Here is a link to an article on my home page this morning. FDA approval would help, I believe. http://www.healthscout.com/cgi-bin/WebObjects/Af.woa?id=95171&ap=77
Ken,Considering the same news from a different source, a question arose:Haven't we been using bio-engineered foods since the time of Mendel, with the one difference being the means of acquiring the bio-engineering?Doug
We've been engineering foods for far longer than that. For thousands of years, farmers have kept the seeds from their best-producing plants or breeding their best-producing cows in order to improve their yields. The idea is not new, but as you say only the means have changed.
Doug, didn't Mendel do things "naturally"? ;)In the area of animal husbandry (not a commonly used term today), weaknesses and undesired characteristics are bred out of and strengths and desired traits are bred into certain lines of animals (cows, horses, laboratory mice, etc). This has also been happening in horticulture at least since the time of Mendel and most probably before that. The difference from today and Mendel's is the increased depth of understanding, the technological abilities are greater, the public and government is more informed in scientific events, and Mendel wasn't nearly as famous during his life as he became after. If Mendel had not been a monk and had a better PR staff, Green Giant would never have been conceived, and Mendel's Monster would have been a household name.mcb
Mendel's MonsterI like that. Of course, most modern PR departments would probably suggest changing that name in order to deprive the competition and opponents from playing on the name in a negative way. ;-}Doug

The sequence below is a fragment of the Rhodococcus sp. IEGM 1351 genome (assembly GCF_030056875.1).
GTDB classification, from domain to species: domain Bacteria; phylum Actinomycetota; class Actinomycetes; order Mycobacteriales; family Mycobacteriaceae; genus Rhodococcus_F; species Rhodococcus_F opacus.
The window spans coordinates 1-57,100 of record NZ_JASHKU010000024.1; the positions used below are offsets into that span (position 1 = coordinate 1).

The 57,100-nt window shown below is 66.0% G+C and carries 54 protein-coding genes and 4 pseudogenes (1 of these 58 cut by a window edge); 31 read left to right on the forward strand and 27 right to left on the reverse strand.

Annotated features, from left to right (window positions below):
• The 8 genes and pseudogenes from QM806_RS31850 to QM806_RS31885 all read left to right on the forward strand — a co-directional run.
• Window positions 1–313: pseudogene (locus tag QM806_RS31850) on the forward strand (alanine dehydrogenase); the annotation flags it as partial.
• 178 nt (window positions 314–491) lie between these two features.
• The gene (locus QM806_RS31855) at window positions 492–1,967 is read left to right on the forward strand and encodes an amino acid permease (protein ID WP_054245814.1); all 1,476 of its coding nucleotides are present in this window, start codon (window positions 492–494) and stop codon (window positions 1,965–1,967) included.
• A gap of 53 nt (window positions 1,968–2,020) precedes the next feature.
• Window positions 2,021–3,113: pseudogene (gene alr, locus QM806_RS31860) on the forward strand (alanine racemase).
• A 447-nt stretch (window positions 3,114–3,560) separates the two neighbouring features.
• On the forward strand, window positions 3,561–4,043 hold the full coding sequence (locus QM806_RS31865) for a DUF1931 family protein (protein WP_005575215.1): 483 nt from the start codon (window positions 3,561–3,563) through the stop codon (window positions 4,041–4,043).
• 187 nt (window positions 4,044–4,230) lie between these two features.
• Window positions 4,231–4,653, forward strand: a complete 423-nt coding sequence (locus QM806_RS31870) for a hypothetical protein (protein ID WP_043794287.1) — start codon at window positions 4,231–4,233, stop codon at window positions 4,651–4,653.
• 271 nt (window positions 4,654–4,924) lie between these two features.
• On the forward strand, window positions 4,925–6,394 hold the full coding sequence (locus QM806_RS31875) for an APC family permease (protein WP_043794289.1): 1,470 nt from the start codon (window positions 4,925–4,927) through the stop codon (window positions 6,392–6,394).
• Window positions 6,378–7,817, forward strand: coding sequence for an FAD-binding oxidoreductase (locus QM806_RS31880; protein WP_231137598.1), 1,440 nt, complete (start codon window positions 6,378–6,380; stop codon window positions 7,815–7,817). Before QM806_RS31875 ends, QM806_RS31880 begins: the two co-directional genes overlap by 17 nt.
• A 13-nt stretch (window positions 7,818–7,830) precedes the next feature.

Testing is imperative of course, but the opposition is gathering strength. They are acting quickly and decisively with their campaign.Two mailings crossed my desk this week...one warning consumers that (Brand X) cereal, and one that (Brand X Co.) were marketing GM foods. I expect to see more of the same, targeting different companies as time goes on.The (unnamed consumer group) web site was listed as the place to go to enlist aid with your formal complaint.Due to a conflict, I can't be more specific with names, but my point is that they [consumer advocates] are already organized, and ready to do battle. They are making it as easy as possible for people to "join up" and be heard....and still no attempt from the industry itself, to educate the public.The European concerns are very real. Has there been an attempt to inform and/or reassure them? Will our farmers grow one crop for us, and one for export? I don't think so. And who is to say that the more "accepting" Americans will stay accepting?Is the industry so arrogant that they think they can ignore these consumer groups? Have you noticed that companies who've been quietly using the product for some time now, are canceling orders? JD is right about this one, I think they are shooting themselves in the foot.
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